Things to Know Before You Volunteer to Teach in Cambodia

Things to Know Before You Volunteer to Teach in Cambodia

Being a volunteer teacher in Cambodia is no easy feat. Teaching English is a foreign language is tough, and you will meet unexpected challenges.

Cambodia is one country famous for having numerous Non-Governmental Organizations (NGOs), orphanages, and English schools, many of which rely on the support of foreign volunteers as teachers.

During my travels, I spent a total of five short weeks teaching at an English school in Siem Reap. Here are seven things I learnt from being a volunteer teacher in Cambodia.

Also read: Why Volunteer Abroad?

1. You may have to build your own classroom

Image credit: Wikimedia

In the school I taught at, there were classes for Kindergarten students, and students from Grade One through Grade Seven. In total, we must’ve had approximately 200 students in the school. As I was taking a small class of seven students – all of them in Grade Five, priority for the classroom usage was not given to me.

I had to adapt by creating an outdoor classroom for them using a small rectangular table, and a few red plastic chairs. Add one large whiteboard propped up on a half broken chair, and voila, you have an outdoor classroom!

While it took me a couple of days to get used to constantly perspiring outside in the heat while conducting classes, I soon began to love this “makeshift classroom” – even more so than having a proper indoor classroom.

One of the main reasons was that there were lesser mosquitoes in the outdoors as compared to the indoor classrooms. Thus, I got bitten a little bit lesser than my fellow volunteer teachers.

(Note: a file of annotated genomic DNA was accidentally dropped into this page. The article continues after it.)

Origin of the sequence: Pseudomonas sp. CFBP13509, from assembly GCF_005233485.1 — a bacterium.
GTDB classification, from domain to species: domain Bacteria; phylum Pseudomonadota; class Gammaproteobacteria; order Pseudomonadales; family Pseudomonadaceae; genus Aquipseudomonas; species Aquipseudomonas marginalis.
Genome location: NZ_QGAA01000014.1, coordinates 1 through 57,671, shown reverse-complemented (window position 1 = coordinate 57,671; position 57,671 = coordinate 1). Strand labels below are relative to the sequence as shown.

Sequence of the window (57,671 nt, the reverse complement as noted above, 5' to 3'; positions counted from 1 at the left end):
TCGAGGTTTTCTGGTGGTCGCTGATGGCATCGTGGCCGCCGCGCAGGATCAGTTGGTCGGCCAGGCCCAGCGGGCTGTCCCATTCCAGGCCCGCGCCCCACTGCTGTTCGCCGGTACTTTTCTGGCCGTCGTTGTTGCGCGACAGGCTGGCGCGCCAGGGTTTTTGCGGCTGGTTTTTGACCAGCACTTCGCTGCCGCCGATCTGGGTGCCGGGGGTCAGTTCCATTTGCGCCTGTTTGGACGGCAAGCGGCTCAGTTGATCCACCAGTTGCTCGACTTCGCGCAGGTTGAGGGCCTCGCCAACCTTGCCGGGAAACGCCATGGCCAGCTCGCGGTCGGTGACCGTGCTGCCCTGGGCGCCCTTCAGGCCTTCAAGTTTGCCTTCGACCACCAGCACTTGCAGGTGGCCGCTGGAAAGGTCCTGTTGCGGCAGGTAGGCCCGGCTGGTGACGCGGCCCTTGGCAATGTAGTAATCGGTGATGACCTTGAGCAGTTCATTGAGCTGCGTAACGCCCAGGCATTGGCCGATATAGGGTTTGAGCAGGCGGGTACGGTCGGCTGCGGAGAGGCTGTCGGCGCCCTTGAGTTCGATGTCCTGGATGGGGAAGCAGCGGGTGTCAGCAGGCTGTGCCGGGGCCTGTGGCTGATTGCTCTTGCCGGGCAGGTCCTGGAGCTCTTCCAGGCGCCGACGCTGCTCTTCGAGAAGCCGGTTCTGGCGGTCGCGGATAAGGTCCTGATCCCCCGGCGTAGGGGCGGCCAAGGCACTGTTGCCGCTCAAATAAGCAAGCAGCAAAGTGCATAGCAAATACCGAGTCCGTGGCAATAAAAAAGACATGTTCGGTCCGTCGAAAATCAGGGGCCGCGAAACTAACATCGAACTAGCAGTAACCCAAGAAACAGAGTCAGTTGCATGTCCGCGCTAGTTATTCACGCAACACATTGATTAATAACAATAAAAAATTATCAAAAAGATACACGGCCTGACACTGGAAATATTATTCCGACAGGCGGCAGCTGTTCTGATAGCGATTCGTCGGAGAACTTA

The other benefit to conducting classes in an outdoor classroom is the ability to create activities and games suited to the outdoors! With the amount of space I got – the whole courtyard was mine – I had endless ideas for games and activities during class time.

I would get the kids to race from one end to the other to see who could score highest points, and conduct morning exercise routines if some of them felt too tired to be sitting still in class (think Monday morning blues).

Setting up an outdoor classroom every morning turned out to be a great idea after all!  

2. The children start to adore you after just a week of teaching, and you can’t help but love them too

Image Credit:

In a place like Siem Reap, where volunteer tourism is endless, many people come and go as volunteer teachers. Usually the minimum requirement is to stay for a month, but some leave after just two weeks.

I started to see how this affected the students, as they constantly had to get used to changing teachers and adapting to each new volunteer’s teaching style. My guess is that since they already know that you won’t be staying for long, they just want to get to know you and enjoy your teachings as much as they can.

My students were slightly hesitant with me on day one, but after a week, they were hugging me to say goodbye after class ended each day. Each time there was a volunteer farewell in the school, I would get asked when I was leaving – presumably so that the kids could prepare themselves for it.

The feeling of being loved by your students is great, until the day comes when it’s time to say goodbye – cue multiple hugs and holding back of tears.

3. The students are eager to learn even without sufficient supplies.

Image Credit: Cambodia Centre for the Protection of Children’s Rights